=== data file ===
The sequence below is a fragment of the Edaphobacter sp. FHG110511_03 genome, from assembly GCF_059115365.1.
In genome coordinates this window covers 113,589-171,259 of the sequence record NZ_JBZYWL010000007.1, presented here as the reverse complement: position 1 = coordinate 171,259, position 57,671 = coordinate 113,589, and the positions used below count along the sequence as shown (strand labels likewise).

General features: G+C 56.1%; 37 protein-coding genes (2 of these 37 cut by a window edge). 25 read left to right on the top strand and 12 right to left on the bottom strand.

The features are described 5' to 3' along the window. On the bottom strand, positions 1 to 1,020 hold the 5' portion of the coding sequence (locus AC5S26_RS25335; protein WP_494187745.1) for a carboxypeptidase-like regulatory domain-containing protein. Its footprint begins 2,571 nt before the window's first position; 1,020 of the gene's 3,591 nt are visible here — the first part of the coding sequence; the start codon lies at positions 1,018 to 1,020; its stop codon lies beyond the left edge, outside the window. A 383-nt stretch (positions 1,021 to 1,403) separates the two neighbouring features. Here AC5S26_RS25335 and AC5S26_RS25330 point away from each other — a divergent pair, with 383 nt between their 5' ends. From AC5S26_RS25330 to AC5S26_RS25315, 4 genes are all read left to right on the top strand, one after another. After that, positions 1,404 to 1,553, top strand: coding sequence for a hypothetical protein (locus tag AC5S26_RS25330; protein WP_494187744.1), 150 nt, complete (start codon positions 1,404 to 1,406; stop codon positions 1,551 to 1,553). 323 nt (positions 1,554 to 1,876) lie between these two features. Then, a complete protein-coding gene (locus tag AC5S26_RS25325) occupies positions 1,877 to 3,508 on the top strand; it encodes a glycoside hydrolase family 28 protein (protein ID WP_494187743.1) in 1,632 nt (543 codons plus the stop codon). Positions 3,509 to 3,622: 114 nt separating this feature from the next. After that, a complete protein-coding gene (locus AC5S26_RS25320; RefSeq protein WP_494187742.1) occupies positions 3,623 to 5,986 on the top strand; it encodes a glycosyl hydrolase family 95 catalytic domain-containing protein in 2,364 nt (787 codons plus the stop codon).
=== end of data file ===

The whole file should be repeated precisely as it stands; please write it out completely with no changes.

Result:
The sequence below is a fragment of the Edaphobacter sp. FHG110511_03 genome, from assembly GCF_059115365.1.
In genome coordinates this window covers 113,589-171,259 of the sequence record NZ_JBZYWL010000007.1, presented here as the reverse complement: position 1 = coordinate 171,259, position 57,671 = coordinate 113,589, and the positions used below count along the sequence as shown (strand labels likewise).

General features: G+C 56.1%; 37 protein-coding genes (2 of these 37 cut by a window edge). 25 read left to right on the top strand and 12 right to left on the bottom strand.

The features are described 5' to 3' along the window. On the bottom strand, positions 1 to 1,020 hold the 5' portion of the coding sequence (locus AC5S26_RS25335; protein WP_494187745.1) for a carboxypeptidase-like regulatory domain-containing protein. Its footprint begins 2,571 nt before the window's first position; 1,020 of the gene's 3,591 nt are visible here — the first part of the coding sequence; the start codon lies at positions 1,018 to 1,020; its stop codon lies beyond the left edge, outside the window. A 383-nt stretch (positions 1,021 to 1,403) separates the two neighbouring features. Here AC5S26_RS25335 and AC5S26_RS25330 point away from each other — a divergent pair, with 383 nt between their 5' ends. From AC5S26_RS25330 to AC5S26_RS25315, 4 genes are all read left to right on the top strand, one after another. After that, positions 1,404 to 1,553, top strand: coding sequence for a hypothetical protein (locus tag AC5S26_RS25330; protein WP_494187744.1), 150 nt, complete (start codon positions 1,404 to 1,406; stop codon positions 1,551 to 1,553). 323 nt (positions 1,554 to 1,876) lie between these two features. Then, a complete protein-coding gene (locus tag AC5S26_RS25325) occupies positions 1,877 to 3,508 on the top strand; it encodes a glycoside hydrolase family 28 protein (protein ID WP_494187743.1) in 1,632 nt (543 codons plus the stop codon). Positions 3,509 to 3,622: 114 nt separating this feature from the next. After that, a complete protein-coding gene (locus AC5S26_RS25320; RefSeq protein WP_494187742.1) occupies positions 3,623 to 5,986 on the top strand; it encodes a glycosyl hydrolase family 95 catalytic domain-containing protein in 2,364 nt (787 codons plus the stop codon).